[7:04] And I will one doesn't even that same neighborhood does I meant within a mile and a half you got two guys paying a lot of income tax.
[7:11] I thought you meant the neighborhood of the top five on The Fortune 500 not the physical neighborhood.
[7:14] No I'm just saying that that police force in Seattle is well-funded is what I'm.
[7:22] The PTA is is the coppers are overflowing.
[7:27] Yet another nursing one is this week was the 20th year anniversary of Amazon's IPO and you know when that happens with these accessories is he always interesting data points and if you put a dollar in your every dollar you invested in the IPO 20 years ago it would,
each of those dollars would be worth a $641 today so if you done a thousand that would have been worth 641000 and if you done,
you can continue the math 10,000 will get you up to 6 million and that's why Jeff Bezos is at the heading towards the top of that list because he owns a lot of Amazon.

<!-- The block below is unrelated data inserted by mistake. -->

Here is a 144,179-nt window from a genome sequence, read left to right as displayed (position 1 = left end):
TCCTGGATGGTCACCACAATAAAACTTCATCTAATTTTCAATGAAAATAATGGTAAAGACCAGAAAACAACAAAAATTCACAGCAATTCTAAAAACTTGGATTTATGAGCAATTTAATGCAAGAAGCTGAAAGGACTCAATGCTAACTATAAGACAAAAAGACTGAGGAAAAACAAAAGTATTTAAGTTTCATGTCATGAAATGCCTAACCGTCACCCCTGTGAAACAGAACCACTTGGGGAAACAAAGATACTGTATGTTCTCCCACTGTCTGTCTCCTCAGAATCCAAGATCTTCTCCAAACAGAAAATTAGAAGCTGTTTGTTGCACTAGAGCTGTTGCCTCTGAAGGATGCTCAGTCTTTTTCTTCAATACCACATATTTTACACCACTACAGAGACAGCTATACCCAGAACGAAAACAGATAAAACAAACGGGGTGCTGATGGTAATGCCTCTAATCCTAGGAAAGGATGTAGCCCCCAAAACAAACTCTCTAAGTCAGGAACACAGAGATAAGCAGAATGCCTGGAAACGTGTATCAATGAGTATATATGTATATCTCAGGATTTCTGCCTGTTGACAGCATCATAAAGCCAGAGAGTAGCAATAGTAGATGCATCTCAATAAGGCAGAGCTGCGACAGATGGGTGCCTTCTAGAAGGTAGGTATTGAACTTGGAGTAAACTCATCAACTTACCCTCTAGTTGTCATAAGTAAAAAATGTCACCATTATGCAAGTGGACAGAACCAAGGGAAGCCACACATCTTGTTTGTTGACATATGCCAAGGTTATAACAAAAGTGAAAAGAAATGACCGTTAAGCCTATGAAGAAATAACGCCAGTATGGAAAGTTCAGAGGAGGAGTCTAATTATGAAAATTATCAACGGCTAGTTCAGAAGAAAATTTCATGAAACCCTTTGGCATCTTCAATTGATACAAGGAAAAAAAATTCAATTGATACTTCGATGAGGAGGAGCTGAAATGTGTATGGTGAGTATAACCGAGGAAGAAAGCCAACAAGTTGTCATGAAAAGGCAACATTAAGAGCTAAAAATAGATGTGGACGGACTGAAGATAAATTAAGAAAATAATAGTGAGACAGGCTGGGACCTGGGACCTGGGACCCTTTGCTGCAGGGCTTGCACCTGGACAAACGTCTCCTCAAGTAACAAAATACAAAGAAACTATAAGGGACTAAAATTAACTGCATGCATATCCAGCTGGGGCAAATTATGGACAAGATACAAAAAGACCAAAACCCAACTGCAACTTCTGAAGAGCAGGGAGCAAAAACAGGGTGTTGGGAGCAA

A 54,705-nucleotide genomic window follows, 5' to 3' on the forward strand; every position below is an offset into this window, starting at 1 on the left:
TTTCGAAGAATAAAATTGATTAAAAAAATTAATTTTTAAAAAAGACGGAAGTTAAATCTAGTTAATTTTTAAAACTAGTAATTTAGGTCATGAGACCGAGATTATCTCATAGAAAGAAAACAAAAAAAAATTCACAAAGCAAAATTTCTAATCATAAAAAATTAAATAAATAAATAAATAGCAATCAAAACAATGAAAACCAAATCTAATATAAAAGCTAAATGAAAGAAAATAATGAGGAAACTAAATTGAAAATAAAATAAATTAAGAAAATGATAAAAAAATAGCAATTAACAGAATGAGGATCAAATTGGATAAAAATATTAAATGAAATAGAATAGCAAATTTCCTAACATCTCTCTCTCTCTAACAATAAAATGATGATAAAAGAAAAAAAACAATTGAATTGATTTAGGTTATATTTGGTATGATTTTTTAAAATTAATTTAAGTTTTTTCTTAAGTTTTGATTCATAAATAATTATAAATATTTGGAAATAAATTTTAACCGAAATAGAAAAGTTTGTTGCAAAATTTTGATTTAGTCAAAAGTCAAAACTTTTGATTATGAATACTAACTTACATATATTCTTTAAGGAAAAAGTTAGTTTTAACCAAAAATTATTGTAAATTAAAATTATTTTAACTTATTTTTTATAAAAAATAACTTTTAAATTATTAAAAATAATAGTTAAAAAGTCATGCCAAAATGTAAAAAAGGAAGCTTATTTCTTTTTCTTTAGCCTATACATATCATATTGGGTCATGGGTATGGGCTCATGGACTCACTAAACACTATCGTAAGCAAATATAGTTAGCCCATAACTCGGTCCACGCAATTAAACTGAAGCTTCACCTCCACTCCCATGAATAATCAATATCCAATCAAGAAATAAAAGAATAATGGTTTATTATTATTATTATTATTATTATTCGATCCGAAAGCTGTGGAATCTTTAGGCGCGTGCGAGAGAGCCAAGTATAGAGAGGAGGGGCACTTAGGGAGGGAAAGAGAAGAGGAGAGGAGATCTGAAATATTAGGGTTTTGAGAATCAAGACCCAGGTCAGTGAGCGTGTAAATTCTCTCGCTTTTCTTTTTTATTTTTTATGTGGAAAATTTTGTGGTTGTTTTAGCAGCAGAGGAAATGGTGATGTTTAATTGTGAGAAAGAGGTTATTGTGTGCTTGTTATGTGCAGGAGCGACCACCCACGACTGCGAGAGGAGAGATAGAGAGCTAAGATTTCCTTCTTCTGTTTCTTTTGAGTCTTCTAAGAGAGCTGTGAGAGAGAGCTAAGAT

[8:05] He invested about $2 in in that original IPO.
I think that's mostly true but when you say when you invested or you might get that I would point out that back then you probably get a paper stock certificate and I would have lost the certificate so I wouldn't of came the money but.
[8:24] Even 20 years ago the paper was really just about sibo and you're registered and it's okay if you lose the pay.
[8:30] Oh thank God I was losing a lot of sleep over that.
[8:33] So you should actually check there's every state has a place to go look to see if there are someone looking for you to deliver that lost share of Amazon stock.
[8:44] Luckily right after the Libyan Prince they're usually calling me so I don't I don't have to look it up.
[8:50] It's odd anniversary year for Amazon it is also the the.
Anniversary of the Amazon one-click patent and the reason that's interesting is it's the the final year of the Amazon one-click patent so that expires this year.
[9:09] Who do you think will see a rush of people kind of coming out with one click now that they can't.
[9:17] I suspect that we will like I feel like you'd only on Amazon like.
[9:24] Exercise the pageant really aggressively and I think that you know they got a licensing fee from eBay if I'm.